China employs troop of trained Asian monkeys in air force ahead of victory parade

By @Guneet_B on
Monkey
A monkey dressed as The Monkey King stands with a chain around its neck at a zoo in Shenyang, Liaoning province May 10, 2014. Reuters

China's air force has recruited an army of trained troops to make sure that the airways are clear during the coming victory parade on Sept. 3, which marks the 70th anniversary of the end of World War II. The army of troops comprises five trained monkeys that are responsible for climbing trees and destroying birds nests.

According to South China Morning Post, the troop of specially trained monkeys will help clear the skies over Beijing, ahead of the air show and victory parade designed to showcase the country's growth in front of the world leaders. The show is scheduled to be held at Tiananmen Square. It is expected to be attended by a number of global leaders, including Russia's president, Vladimir Putin.

There will also be a demonstration of army of tanks, troops and missile launchers during the event. The trained monkeys are expected to help with the 200 aircraft that will perform the fly-bys. In addition, the aircraft will perform several manoeuvres, including in-flight fuelling.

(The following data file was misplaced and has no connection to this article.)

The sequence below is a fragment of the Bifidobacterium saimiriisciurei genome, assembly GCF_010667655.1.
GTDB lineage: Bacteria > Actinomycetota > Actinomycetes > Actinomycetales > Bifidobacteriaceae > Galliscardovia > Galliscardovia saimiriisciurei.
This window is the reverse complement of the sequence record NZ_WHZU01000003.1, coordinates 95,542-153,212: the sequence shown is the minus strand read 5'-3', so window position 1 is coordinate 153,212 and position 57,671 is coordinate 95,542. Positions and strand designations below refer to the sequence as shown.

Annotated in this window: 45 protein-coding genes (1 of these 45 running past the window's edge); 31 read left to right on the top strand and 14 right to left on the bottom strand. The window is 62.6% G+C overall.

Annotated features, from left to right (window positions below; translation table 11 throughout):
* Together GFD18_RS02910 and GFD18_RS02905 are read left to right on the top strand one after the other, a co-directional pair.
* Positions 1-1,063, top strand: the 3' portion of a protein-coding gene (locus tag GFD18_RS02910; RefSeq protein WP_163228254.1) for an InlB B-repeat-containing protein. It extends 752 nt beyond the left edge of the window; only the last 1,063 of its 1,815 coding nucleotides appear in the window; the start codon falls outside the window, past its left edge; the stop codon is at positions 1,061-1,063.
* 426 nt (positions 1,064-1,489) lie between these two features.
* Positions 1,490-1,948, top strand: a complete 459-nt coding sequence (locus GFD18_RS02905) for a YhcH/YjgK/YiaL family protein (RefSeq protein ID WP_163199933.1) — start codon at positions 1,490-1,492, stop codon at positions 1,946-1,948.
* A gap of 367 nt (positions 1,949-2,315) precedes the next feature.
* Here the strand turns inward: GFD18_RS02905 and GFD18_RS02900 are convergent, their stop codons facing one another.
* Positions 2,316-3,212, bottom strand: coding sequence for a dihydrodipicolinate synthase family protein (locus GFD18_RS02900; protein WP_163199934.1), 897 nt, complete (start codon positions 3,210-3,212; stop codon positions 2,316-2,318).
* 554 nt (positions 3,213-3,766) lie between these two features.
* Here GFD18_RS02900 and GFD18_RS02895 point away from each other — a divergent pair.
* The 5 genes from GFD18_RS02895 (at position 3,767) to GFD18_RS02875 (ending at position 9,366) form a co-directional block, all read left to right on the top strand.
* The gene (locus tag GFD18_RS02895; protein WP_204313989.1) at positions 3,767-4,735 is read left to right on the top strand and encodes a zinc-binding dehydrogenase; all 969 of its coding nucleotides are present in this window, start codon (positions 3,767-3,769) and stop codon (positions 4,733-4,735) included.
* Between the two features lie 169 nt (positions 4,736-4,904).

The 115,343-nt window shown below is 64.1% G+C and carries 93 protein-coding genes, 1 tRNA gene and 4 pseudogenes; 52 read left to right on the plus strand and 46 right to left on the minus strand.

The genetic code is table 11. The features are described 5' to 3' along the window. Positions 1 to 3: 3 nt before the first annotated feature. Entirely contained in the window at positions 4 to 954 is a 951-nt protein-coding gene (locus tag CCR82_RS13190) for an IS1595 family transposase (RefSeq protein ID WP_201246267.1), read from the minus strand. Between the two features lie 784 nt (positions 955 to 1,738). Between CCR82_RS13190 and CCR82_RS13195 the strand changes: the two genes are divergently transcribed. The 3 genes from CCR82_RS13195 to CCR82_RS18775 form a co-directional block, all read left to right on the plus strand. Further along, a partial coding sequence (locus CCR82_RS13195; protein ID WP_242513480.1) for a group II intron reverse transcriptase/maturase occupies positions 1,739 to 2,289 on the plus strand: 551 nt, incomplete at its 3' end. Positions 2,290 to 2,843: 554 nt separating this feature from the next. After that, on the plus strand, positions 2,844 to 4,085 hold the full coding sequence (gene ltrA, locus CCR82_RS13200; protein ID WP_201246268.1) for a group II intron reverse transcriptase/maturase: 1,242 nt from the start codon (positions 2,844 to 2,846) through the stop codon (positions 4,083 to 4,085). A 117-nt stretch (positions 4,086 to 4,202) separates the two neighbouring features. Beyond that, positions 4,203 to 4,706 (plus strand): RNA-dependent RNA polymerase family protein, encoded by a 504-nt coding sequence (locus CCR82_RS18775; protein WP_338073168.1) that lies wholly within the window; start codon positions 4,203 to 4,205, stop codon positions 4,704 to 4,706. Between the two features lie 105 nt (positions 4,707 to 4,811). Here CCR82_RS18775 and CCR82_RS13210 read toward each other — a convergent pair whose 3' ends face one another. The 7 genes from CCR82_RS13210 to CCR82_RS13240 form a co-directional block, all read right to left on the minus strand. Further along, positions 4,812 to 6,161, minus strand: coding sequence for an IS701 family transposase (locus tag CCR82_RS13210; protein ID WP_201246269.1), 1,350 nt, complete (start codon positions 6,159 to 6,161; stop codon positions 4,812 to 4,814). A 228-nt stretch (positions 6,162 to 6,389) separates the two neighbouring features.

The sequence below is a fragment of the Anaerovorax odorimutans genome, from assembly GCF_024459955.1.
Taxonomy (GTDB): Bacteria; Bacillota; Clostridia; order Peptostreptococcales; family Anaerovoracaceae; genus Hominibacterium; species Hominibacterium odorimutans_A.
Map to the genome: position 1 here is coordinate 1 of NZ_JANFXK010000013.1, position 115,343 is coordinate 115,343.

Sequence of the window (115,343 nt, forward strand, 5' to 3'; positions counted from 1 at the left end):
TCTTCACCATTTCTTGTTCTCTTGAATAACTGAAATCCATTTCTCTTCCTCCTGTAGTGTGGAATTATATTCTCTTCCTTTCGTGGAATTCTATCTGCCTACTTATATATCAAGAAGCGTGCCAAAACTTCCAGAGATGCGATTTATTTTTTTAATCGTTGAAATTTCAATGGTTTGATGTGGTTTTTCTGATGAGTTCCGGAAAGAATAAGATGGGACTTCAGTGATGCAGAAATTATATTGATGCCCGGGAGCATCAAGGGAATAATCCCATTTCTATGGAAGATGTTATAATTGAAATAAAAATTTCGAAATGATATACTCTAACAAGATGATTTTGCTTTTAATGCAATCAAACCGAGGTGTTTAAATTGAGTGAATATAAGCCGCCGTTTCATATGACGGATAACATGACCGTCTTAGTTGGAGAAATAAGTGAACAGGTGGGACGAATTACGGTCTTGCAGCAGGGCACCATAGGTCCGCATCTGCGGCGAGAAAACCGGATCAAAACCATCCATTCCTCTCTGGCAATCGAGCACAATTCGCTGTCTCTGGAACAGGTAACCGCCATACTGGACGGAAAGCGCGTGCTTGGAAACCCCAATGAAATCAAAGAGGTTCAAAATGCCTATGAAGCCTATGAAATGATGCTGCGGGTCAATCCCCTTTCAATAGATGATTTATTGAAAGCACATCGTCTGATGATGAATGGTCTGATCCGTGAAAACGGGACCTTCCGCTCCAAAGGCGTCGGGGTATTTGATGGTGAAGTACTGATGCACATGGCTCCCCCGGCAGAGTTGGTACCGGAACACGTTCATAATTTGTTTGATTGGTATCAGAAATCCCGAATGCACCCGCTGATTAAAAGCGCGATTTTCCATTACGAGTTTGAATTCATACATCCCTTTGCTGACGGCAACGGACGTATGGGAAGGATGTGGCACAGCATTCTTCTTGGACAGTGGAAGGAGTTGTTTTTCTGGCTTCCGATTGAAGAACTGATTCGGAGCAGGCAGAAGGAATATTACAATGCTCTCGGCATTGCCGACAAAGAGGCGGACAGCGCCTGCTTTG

The Chinese air force has recruited five Asian monkeys from China, Bangladesh and India to destroy the bird nests in the trees that could result in a potential avian attack by the flocks of birds. The Guardian reports that the air force officials have started to use monkeys to eliminate the bird nests since April and trained them for over a period of three months.

“Our original anti-bird method of using monkeys is a low-cost, low-risk and highly efficient method,” Han Bing, the political commissar of a military airstrip where the technique has been applied, said in an interview with Beijing News. “It’s the first in the world.”

The team only employed male monkeys since they were reportedly easy to train and are more active. According to the officials, the monkeys have been trained to “follow” orders to destroy the bird nests.

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